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System to Promote Yuan Use Globally

A system to settle cross-border yuan payments and boost the convertibility of the currency will be set up, central bank officials said on Wednesday.

The move will promote the international use of the yuan, analysts said.

The China International Payment System will be established in one or two years. It will make yuan clearance safer and more efficient for cross-border trade and investment settled in the currency, said Li Bo, head of the central bank's second monetary policy department, at a news briefing in Beijing.

The system will help gradually make the currency convertible and will facilitate wider use of the yuan in cross-border settlements, Li said.

Currently cross-border yuan clearance is conducted through the Hong Kong and Macao branches of Bank of China, or agency banks of overseas participants.

While demand for cross-border renminbi settlement is increasing, transaction costs in the current payment system are higher than those conducted in other major currencies, such as the US dollar, analysts said.

"The new system will link domestic and overseas participants directly, and support different languages including Chinese and English. What's more, the working hours will be extended to 17 or 18 from the current eight to nine hours to cover yuan settlement demand from different time zones," said Li Yue, director of the payment and settlement department at the People's Bank of China.

"The rising international use of the renminbi is one of the most exciting developments in global trade and finance," said Stuart Fraser, chairman of the policy and resources committee at the City of London corporation.

"Any measures which can help facilitate cross-border transactions and increase efficiency and security are a very welcome development," Fraser said.

A more efficient and safe cross-border payment system is critical to ensure that the huge number of transactions are made with minimal delays, said Ma Jun, chief economist for Greater China at Deutsche Bank.

The system will provide more specialized cross-border payments and clearing services for offshore banks and will operate in daylight hours for most time zones, he said.

"If well designed, the percentage of cross-border transactions that do not require manual intervention can also be substantially enhanced, saving time and costs for clients."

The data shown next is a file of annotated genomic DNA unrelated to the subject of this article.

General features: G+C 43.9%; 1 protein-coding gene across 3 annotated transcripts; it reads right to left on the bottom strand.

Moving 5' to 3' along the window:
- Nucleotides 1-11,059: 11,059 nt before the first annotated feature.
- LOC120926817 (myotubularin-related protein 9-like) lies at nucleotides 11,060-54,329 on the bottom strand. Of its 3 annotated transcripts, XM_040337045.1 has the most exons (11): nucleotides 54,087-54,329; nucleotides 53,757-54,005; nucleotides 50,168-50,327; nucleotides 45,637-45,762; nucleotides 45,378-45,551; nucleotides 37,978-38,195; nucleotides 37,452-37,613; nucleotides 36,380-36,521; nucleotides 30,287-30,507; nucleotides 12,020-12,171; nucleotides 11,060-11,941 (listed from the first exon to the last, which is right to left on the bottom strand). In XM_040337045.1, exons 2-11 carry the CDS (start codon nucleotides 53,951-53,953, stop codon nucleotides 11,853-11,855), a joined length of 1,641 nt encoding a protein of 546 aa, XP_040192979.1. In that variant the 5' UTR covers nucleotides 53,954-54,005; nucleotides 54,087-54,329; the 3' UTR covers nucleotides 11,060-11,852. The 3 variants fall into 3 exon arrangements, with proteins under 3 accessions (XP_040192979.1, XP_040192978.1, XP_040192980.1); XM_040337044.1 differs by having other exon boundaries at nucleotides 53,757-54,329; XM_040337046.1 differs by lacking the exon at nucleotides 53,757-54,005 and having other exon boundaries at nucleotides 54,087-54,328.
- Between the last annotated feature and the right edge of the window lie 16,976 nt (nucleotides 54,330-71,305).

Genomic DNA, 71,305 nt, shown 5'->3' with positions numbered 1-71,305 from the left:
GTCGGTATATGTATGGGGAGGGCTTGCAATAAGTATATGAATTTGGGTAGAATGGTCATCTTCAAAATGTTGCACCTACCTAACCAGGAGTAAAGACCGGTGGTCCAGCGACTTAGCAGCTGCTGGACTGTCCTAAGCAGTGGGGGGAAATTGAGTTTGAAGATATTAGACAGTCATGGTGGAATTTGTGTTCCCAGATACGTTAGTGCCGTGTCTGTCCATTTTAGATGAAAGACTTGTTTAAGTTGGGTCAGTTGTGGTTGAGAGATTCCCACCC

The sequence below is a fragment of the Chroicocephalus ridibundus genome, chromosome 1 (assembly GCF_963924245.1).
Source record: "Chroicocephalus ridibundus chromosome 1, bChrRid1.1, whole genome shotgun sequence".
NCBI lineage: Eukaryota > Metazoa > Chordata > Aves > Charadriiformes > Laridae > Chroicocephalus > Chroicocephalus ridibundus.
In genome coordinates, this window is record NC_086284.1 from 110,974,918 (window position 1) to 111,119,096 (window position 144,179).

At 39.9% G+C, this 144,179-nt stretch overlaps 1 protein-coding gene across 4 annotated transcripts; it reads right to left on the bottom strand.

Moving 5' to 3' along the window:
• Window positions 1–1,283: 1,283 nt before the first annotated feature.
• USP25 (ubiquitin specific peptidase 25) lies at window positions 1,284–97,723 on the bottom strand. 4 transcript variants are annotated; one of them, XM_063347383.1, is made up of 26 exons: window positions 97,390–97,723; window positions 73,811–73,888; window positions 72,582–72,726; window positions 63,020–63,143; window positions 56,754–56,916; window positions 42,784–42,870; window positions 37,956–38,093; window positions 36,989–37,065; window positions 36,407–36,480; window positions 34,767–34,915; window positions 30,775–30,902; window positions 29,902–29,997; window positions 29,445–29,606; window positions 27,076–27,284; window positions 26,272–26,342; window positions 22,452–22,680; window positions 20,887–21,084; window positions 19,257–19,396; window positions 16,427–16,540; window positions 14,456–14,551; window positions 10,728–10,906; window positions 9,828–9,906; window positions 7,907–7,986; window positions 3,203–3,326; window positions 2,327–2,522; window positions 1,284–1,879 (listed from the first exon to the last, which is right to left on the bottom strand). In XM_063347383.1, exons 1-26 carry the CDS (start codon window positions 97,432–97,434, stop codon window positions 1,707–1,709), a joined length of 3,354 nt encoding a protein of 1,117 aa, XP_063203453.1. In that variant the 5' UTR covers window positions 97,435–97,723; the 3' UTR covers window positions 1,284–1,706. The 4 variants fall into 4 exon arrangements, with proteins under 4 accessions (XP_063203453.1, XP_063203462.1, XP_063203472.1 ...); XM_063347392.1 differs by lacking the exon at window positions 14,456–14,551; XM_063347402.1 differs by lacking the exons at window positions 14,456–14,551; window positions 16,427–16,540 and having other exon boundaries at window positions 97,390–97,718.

Under the new system, most smaller foreign banks will use member banks as a correspondent bank, Ma said.

Li said that the system will adopt global standards, and probably use the international messaging service, the Society for Worldwide Interbank Financial Telecommunication, commonly known as SWIFT.A banker based in Hong Kong, who did not want to be identified, said that the move suggests that the pace of yuan internationalization will accelerate in years to come.

International trade settled in yuan exceeded 2 trillion yuan ($317 billion) and foreign direct investment settled in yuan reached 110 billion yuan last year, according to the central bank.

The World Bank earlier said that China's growing role in global trade, the size of its economy and its role as the world's largest creditor mean that the renminbi's internationalization is "inevitable".

But acceptance of the renminbi as a major global reserve currency will depend on the pace and success of financial sector reforms and the opening of China's external capital accounts, it said.

"It is clearly the case that the Chinese authorities are pushing forward with the policy of internationalizing the yuan and its establishment as a global trading and reserve currency," said Andrew Heathcote, partner at international law firm Freshfields Bruckhaus Deringer.

"There are, however, a number of important issues that remain to be addressed before full convertibility can be achieved — such as the liberalization of interest rates," Heathcote said.

"In the near term I think we will continue to see further gradual loosening of the restrictions on the capital account and the continued promotion of the use of the yuan for international trade settlement. Full convertibility and the use of the yuan as a reserve currency is, however, much more of a long-term project," Heathcote said.

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